Advocacy Issues in HVAC
HVAC is a continually changing industry. For many Americans, it’s reached new importance under the Covid-19 pandemic. As more people work from home, they’ve come to realize that maybe their second floor doesn’t stay cool during the daytime, or that a guest room, when used as an office, isn’t quite as comfortable as they thought. For HVAC workers, however, some of the top issues are more technical.
One pressing issue has to do with the type of refrigerant that HVAC systems use. Today, that refrigerant is R-410A. But regulatory requirements are phasing out R-410A and replacing it with something that doesn’t affect the ozone layer as much.
What they replace it with, however, has been a topic of contention. One replacement refrigerant, R-454B, is mildly flammable. Historically speaking, standardized refrigerants have never been flammable, and HVAC workers will have to adapt.
“There’s going to have to be a lot of training done to teach the new apprentices, even existing HVAC workers, how to use and operate the new refrigerants,” Welsch says.
Another layer of complexity is added in that there might be two possible refrigerants replacing R-410A. While the standard refrigerant has changed over the years, there’s always been just one; if the industry does begin to incorporate two, then that would make things more complicated for HVAC workers.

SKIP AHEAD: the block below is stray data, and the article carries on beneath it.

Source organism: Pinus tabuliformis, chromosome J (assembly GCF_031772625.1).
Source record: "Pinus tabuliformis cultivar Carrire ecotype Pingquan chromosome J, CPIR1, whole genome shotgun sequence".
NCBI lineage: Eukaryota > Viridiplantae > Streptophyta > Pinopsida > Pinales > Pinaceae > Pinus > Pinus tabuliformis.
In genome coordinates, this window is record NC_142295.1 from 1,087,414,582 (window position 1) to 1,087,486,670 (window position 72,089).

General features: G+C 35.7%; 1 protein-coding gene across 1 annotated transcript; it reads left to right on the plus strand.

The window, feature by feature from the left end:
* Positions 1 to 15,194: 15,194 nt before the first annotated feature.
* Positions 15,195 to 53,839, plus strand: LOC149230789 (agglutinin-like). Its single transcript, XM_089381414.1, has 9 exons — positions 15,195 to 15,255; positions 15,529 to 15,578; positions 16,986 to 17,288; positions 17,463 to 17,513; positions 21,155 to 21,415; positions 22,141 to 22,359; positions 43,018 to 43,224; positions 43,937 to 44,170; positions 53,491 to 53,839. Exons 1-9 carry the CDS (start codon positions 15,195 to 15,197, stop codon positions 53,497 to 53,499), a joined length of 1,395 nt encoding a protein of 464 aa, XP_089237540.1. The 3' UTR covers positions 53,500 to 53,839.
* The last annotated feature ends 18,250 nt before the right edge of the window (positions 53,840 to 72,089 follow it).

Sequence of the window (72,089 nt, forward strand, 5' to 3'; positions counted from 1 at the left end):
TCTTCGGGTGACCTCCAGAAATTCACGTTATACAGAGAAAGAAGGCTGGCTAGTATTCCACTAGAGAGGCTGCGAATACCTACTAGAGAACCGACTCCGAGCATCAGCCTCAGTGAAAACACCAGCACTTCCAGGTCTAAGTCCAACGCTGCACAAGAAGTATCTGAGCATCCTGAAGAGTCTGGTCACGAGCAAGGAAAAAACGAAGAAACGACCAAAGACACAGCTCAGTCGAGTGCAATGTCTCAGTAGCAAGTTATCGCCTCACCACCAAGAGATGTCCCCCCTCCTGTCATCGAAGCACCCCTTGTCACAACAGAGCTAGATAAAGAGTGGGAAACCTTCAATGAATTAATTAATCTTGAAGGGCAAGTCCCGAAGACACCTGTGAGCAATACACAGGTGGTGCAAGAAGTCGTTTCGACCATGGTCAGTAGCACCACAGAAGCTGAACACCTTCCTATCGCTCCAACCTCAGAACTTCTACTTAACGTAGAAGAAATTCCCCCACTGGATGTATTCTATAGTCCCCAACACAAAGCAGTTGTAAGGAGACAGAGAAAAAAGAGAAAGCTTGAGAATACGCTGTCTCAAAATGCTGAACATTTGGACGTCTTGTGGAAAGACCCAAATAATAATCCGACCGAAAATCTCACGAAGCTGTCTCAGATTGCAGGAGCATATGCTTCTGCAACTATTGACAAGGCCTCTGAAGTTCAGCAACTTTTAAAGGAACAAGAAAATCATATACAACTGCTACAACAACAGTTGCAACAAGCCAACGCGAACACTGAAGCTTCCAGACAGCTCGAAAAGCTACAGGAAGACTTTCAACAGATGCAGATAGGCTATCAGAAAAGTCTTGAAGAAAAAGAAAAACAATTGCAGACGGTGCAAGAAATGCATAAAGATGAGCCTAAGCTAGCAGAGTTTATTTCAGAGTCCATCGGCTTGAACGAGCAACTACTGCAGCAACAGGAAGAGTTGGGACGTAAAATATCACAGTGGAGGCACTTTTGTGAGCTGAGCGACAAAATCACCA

“If we’re going to have two different sets of tools and two different tanks of refrigerant, then that’s a real challenge for contractors and for future technicians in the industry,” Welsch says.
There’s also an issue in heating, particularly in furnace efficiency. Currently, regulations have set the minimum gas furnace efficiency at 78 percent; but there’s now a possibility that regulators will increase the minimum efficiency to 90 percent. While that sounds good on the surface to the environmentally-minded, it could have detrimental side effects.
“Unfortunately, what happens to the products of combustion between 78 and 90 percent requires an entirely different venting system,” Welsch says. “As a result, if this goes through, there are thousands and thousands of housing units that won’t be able to utilize the gas furnaces they’ve used in the past, and the new gas furnaces will not work with the venting system they have.”